A strikingly attractive, slender, hardworking, intellectually impressive African-American woman, Janice was 45 at the time of this incident. Her daughter was 30. Her granddaughter was 15, a student at the local high school, and pregnant. Janice (which is not her real name, but this is her real story) worked for our family as a domestic, helping raise our children and run our home in a leafy upscale New Jersey suburb.

Neither Janice, her daughter nor the pregnant granddaughter had ever been married. Capable of jobs far more challenging than running our household, the invaluable Janice asked one day if I would speak to her granddaughter about getting an abortion.

The road back to social sanity begins by asking every would-be office holder to endorse my proposal for a father’s name on every birth certificate.

- Geraldo Rivera

Although I had the usual middle-class, middle-aged modern male ambivalence about abortion, (icky but sometimes appropriate), I agreed to do whatever I could to help. Janice was intent on guiding her granddaughter to avoid her own fate of being trapped in domestic work because of the early onset of motherhood. I was tapped to do the job because there was no other father (or grandfather) figure around and the issue was clear. Time was obviously of the essence, so we had a family meeting.

I thought the 15-year-old grandchild bearing the unborn great-grand-child of my 45-year-old housekeeper would be grateful for my sage advice to terminate the still early pregnancy so she would have a chance to get her own life together before embarking on motherhood.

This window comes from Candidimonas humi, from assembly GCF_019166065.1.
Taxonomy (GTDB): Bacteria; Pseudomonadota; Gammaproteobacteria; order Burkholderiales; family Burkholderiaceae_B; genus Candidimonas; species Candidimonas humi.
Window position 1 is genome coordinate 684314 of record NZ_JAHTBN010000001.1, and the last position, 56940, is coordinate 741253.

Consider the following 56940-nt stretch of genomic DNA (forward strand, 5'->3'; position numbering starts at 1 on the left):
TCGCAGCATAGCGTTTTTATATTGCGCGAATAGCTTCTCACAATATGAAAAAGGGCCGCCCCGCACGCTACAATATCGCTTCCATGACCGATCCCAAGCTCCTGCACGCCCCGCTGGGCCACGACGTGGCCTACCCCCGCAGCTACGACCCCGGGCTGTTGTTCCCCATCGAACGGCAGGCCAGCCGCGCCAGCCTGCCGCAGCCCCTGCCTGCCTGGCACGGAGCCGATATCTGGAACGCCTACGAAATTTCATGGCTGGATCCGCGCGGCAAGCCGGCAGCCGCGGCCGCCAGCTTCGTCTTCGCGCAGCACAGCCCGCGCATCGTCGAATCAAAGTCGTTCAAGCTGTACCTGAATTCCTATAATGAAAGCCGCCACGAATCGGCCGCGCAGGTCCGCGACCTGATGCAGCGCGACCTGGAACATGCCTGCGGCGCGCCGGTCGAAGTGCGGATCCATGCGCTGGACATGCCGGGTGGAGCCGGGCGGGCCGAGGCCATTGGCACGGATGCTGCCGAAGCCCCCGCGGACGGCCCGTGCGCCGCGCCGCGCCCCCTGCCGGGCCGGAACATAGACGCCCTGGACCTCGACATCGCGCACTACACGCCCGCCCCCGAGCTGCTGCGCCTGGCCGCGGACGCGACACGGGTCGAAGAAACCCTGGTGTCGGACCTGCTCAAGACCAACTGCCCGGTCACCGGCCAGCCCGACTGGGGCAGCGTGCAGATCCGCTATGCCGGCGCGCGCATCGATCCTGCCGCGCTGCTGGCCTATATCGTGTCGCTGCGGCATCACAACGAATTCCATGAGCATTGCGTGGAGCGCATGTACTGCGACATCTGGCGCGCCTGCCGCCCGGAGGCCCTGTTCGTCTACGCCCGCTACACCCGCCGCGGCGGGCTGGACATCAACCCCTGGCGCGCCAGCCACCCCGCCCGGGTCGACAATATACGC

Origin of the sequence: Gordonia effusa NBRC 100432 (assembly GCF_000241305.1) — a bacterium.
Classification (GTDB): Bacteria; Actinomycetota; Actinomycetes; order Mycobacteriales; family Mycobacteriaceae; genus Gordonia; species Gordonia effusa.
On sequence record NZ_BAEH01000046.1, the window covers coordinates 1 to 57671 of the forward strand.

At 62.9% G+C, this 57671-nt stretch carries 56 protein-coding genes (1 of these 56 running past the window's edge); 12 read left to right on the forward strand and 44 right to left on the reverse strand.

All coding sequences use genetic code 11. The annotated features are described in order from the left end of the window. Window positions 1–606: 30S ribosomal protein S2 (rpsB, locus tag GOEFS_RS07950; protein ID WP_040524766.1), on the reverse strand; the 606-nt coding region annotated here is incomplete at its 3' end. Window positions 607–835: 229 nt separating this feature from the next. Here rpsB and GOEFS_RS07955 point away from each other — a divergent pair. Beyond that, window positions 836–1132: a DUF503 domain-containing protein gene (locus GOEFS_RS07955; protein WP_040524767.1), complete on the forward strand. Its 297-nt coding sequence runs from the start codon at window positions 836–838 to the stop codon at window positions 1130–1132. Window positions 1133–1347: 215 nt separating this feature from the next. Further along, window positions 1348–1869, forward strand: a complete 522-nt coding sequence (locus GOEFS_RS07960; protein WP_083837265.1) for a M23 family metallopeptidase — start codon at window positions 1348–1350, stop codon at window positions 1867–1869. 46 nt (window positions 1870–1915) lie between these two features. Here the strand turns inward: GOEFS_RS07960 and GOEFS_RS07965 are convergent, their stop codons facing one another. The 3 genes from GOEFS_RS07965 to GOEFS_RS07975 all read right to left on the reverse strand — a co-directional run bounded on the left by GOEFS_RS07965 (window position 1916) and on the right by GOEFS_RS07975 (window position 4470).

There was no father in the house, no baby’s father on the horizon to help in her journey or in caring for the child, and she was just barely out of childhood herself; literally a child bearing a child.

The high school freshman not only refused my sage advice, but did so scornfully, as if I was clueless about contemporary life. All my friends are pregnant, she insisted, or they soon will be. She explained how her clique waits until they are 15 or 16 to get pregnant so they can set up a separate household free of their parents; have the child at 16 or 17, then live a sustainable, semi-independent, state-supported existence on various entitlement programs until their own children are old enough to start the cycle again.

In 1954 a sociologist named Oscar Lewis wrote “La Vida,” a melancholic book describing the lives of poor Puerto Rican families in Manhattan who lived on the margins of postwar society in Spanish Harlem. One of the principal themes of that book is the Culture of Poverty — how people evolve or rather devolve into wards of the state.

Essentially, Lewis describes how the highly dysfunctional family and its circle of friends learn to survive by taking advantage of welfare, other forms of government assistance and the kindness of strangers, tossing in the odd job, legal and illegal, to improvise a livable existence on the edges.

Flash forward more than half a century and what is undeniable is how the life Lewis describes in “La Vida” now defines the lives of tens of millions of Americans, black, brown and white. I add that multiracial aspect of this dilemma, but make no mistake: this is mostly a black and brown phenomenon, especially black.
It is the Entitlement Hustle; families being raised by young mothers, grandmothers and great grandmothers because there are no fathers in the house.